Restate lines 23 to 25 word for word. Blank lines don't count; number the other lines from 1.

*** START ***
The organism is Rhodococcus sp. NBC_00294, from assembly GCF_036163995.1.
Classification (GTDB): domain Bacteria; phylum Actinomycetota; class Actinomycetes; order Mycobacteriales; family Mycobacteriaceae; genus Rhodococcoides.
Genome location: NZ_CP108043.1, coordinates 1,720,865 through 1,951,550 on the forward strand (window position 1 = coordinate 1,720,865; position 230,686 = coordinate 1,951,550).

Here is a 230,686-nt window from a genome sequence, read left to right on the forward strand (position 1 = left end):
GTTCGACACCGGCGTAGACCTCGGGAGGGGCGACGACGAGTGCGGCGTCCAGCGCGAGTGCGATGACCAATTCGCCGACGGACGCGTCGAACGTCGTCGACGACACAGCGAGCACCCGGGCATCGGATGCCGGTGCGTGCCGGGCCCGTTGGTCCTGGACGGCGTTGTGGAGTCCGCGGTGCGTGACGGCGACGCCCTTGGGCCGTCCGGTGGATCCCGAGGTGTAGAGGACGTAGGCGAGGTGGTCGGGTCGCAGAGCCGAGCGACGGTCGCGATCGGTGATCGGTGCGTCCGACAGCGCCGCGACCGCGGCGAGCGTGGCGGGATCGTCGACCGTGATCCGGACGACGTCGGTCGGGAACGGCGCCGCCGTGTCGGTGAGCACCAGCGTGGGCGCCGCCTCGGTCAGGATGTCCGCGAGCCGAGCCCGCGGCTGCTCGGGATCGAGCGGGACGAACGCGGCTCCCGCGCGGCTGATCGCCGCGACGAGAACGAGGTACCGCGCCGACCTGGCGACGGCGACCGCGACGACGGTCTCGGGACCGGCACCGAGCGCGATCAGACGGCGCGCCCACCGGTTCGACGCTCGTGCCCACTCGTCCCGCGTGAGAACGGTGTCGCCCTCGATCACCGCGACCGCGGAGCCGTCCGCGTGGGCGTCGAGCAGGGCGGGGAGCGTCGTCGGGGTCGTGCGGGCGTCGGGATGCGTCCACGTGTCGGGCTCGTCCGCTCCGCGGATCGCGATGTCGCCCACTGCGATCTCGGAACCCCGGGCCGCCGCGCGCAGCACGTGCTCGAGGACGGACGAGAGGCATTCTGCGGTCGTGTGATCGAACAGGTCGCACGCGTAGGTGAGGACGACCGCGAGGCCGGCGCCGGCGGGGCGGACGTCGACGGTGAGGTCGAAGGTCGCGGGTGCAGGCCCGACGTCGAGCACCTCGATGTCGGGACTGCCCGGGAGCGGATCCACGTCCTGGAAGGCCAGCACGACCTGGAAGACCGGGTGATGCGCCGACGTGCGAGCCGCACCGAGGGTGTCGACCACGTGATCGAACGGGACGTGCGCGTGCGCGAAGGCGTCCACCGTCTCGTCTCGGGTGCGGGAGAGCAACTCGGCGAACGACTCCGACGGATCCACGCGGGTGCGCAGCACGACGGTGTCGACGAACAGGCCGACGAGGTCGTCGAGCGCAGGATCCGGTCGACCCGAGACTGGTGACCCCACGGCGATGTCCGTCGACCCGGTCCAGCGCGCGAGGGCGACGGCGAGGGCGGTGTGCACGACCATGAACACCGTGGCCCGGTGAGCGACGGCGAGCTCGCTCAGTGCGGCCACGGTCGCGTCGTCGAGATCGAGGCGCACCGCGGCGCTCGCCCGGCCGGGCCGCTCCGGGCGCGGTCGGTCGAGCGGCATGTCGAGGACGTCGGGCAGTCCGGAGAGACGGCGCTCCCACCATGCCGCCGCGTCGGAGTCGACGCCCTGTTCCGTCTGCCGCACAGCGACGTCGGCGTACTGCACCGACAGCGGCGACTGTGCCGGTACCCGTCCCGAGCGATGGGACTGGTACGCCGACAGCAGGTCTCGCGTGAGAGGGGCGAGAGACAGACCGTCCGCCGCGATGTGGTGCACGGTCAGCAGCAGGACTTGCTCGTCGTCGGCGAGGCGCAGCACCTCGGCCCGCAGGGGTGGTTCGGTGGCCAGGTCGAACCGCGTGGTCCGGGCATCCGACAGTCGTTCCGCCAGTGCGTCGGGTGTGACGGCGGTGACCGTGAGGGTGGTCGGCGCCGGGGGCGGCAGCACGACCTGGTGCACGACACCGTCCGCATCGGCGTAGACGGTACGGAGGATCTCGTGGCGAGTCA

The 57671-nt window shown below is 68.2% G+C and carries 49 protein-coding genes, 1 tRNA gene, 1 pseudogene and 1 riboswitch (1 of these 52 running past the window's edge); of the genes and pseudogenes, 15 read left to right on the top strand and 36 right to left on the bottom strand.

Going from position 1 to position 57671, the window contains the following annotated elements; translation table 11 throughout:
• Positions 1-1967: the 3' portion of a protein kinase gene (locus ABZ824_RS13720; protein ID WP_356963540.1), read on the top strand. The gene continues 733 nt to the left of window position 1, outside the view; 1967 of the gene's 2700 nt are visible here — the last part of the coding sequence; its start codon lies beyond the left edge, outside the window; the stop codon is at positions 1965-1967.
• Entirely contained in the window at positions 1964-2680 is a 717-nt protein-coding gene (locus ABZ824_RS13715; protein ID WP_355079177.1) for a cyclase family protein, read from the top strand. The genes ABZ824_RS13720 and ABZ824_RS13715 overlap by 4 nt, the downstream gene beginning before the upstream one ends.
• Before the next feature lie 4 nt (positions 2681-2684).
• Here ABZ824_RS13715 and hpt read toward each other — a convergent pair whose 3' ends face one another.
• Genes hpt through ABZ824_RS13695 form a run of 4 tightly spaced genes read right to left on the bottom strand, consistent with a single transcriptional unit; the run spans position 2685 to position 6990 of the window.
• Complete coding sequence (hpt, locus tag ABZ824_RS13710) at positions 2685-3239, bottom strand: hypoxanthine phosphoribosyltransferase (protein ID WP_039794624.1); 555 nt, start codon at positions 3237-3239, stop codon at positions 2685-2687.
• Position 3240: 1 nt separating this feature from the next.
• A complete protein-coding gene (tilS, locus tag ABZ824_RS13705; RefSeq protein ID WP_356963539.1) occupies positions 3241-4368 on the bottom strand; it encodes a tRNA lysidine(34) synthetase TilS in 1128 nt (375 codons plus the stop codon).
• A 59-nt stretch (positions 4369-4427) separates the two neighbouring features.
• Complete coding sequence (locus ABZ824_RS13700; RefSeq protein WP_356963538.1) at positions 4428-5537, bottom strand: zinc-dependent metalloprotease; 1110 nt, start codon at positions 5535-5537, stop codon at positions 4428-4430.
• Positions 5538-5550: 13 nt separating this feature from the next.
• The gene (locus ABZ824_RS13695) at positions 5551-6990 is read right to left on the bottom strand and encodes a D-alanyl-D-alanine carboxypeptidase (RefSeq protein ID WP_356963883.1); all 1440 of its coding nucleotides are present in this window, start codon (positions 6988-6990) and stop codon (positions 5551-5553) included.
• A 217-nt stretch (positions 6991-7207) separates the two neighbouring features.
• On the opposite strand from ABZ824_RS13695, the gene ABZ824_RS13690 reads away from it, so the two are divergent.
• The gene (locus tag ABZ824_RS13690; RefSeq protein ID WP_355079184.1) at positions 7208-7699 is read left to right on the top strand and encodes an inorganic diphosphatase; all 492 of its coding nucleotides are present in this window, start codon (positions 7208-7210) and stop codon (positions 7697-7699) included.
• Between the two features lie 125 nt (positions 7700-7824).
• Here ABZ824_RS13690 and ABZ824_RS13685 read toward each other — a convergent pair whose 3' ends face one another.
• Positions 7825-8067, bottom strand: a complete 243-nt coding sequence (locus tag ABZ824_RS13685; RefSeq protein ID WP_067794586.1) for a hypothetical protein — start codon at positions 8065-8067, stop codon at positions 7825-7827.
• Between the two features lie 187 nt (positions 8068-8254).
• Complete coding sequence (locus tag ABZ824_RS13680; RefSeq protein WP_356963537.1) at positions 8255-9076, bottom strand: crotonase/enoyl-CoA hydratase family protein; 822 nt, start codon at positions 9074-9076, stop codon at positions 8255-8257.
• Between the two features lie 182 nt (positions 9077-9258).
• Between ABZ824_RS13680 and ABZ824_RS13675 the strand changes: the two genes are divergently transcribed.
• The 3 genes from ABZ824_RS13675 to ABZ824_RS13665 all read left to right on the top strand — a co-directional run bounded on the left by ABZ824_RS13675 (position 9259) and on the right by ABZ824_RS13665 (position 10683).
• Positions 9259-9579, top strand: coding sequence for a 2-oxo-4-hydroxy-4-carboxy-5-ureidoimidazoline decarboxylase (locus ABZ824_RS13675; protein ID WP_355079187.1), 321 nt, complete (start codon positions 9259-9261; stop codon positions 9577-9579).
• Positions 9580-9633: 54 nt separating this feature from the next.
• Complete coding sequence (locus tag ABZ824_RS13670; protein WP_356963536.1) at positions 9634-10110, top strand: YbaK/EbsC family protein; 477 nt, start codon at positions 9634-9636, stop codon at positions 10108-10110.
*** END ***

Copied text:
• Between the two features lie 125 nt (positions 7700-7824).
• Here ABZ824_RS13690 and ABZ824_RS13685 read toward each other — a convergent pair whose 3' ends face one another.
• Positions 7825-8067, bottom strand: a complete 243-nt coding sequence (locus tag ABZ824_RS13685; RefSeq protein ID WP_067794586.1) for a hypothetical protein — start codon at positions 8065-8067, stop codon at positions 7825-7827.